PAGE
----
Brazilian President Luiz Inacio Lula da Silva kicked off a state visit to China in the country's financial hub of Shanghai as he seeks to position himself as a peace broker in the ongoing war in Ukraine while attempting to elevate Brazil's global status and boost economic ties with Beijing.
The left-wing Brazilian president arrived late on April 11 and will also meet Chinese leader Xi Jinping in Beijing on April 14 before departing China a day later.
In Shanghai, Lula attended the official swearing-in of close adviser and former Brazilian President Dilma Rousseff as head of the Chinese-backed New Development Bank. The Brazilian government said that they are expected to sign at least 20 bilateral agreements with the Chinese side during the trip, with Brazilian and Chinese officials saying the flurry of deals reflects the improved relations between the two countries, which experienced a turbulent period under Lula's far-right predecessor, Jair Bolsonaro.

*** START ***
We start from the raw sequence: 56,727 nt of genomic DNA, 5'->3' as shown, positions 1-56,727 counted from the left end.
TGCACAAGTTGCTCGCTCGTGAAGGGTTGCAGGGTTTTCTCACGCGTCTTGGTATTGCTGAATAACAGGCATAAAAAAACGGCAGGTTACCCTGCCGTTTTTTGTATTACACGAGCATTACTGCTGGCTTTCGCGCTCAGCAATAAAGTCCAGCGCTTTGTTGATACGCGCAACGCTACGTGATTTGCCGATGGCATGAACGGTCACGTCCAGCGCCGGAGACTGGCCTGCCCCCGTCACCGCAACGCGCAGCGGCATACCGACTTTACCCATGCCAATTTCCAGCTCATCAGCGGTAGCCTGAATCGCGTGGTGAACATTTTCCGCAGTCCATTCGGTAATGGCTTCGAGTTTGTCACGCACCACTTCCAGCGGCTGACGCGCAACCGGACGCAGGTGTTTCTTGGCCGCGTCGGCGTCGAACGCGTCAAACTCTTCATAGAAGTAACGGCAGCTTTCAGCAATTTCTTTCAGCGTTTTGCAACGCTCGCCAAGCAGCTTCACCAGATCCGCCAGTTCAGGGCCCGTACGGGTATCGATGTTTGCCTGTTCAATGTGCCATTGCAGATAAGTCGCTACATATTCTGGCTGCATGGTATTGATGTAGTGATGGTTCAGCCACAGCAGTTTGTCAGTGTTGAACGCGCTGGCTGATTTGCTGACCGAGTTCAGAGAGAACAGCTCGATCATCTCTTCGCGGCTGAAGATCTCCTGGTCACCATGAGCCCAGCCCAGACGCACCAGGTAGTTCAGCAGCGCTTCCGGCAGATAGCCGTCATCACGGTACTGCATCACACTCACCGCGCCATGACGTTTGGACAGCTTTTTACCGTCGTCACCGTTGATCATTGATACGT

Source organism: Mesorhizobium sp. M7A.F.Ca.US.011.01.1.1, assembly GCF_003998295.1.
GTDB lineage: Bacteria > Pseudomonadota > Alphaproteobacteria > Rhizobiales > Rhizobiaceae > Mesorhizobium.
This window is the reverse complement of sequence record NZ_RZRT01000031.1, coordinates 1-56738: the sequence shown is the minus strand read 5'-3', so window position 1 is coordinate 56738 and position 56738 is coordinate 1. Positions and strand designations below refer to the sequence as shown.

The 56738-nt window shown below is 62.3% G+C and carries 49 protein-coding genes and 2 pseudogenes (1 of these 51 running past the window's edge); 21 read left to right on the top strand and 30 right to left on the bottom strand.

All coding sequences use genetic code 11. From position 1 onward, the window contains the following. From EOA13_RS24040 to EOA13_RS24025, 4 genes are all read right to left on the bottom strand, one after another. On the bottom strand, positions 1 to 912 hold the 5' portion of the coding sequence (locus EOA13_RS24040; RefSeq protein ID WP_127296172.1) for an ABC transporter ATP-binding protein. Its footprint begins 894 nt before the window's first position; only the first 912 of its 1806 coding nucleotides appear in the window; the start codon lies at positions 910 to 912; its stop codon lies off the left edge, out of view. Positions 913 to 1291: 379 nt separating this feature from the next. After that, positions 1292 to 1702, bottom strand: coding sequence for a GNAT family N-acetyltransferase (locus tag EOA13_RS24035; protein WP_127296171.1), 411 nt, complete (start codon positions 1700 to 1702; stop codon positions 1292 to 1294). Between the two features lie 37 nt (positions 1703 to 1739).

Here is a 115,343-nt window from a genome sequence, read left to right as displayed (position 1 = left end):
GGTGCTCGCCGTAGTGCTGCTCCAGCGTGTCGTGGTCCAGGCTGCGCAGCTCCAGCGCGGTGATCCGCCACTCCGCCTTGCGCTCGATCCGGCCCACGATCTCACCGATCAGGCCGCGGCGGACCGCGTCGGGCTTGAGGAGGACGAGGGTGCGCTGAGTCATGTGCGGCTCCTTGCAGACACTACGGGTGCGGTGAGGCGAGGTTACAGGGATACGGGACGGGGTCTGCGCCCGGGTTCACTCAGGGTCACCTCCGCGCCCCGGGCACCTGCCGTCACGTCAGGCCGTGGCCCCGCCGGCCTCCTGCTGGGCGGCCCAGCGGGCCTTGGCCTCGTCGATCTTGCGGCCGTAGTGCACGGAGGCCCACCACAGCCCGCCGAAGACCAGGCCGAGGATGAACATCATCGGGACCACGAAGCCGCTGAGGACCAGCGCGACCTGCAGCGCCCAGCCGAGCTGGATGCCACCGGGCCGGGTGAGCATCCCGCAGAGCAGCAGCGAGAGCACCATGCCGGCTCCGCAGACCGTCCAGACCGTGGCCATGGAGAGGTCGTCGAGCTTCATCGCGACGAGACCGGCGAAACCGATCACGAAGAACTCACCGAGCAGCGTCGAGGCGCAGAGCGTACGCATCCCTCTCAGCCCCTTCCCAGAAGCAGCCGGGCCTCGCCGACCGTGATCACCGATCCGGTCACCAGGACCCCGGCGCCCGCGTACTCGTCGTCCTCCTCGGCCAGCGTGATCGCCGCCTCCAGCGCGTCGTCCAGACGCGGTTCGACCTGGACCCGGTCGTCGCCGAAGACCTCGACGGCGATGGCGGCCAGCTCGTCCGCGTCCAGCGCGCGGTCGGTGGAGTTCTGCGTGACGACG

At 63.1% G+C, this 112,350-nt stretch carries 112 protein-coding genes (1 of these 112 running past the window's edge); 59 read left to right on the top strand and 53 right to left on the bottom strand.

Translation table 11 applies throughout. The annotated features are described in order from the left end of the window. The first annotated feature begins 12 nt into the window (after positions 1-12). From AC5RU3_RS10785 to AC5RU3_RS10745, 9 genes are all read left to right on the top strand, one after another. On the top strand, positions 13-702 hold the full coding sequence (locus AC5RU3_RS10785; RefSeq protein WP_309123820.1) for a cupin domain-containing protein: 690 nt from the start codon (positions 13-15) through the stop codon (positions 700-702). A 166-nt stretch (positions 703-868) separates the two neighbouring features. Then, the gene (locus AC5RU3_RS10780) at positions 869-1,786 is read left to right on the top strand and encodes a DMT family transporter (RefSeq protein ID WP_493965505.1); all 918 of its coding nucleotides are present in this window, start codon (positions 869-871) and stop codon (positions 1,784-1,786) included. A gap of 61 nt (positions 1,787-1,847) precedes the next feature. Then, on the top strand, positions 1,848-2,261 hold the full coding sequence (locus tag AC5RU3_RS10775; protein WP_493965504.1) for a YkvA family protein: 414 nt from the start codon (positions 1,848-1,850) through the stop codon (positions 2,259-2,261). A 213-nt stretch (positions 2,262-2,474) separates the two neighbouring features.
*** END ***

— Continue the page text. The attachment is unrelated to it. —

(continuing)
But a key piece of Lula's outreach is courting political backing for his proposal that Brazil and other developing countries, including China, form a "peace club" to broker a deal to end the war in Ukraine, a conflict that has been rumbling on since 2014 before intensifying in February 2022 after Russia's full-scale invasion.
Beijing has also sought to play a role in ending the conflict. Both Lula and Brazilian Foreign Minister Mauro Vieira have said that peace talks will be a centerpiece of discussions with Xi, with Vieira saying earlier this week that "by the time Lula returns home, a group of mediator countries will have been created."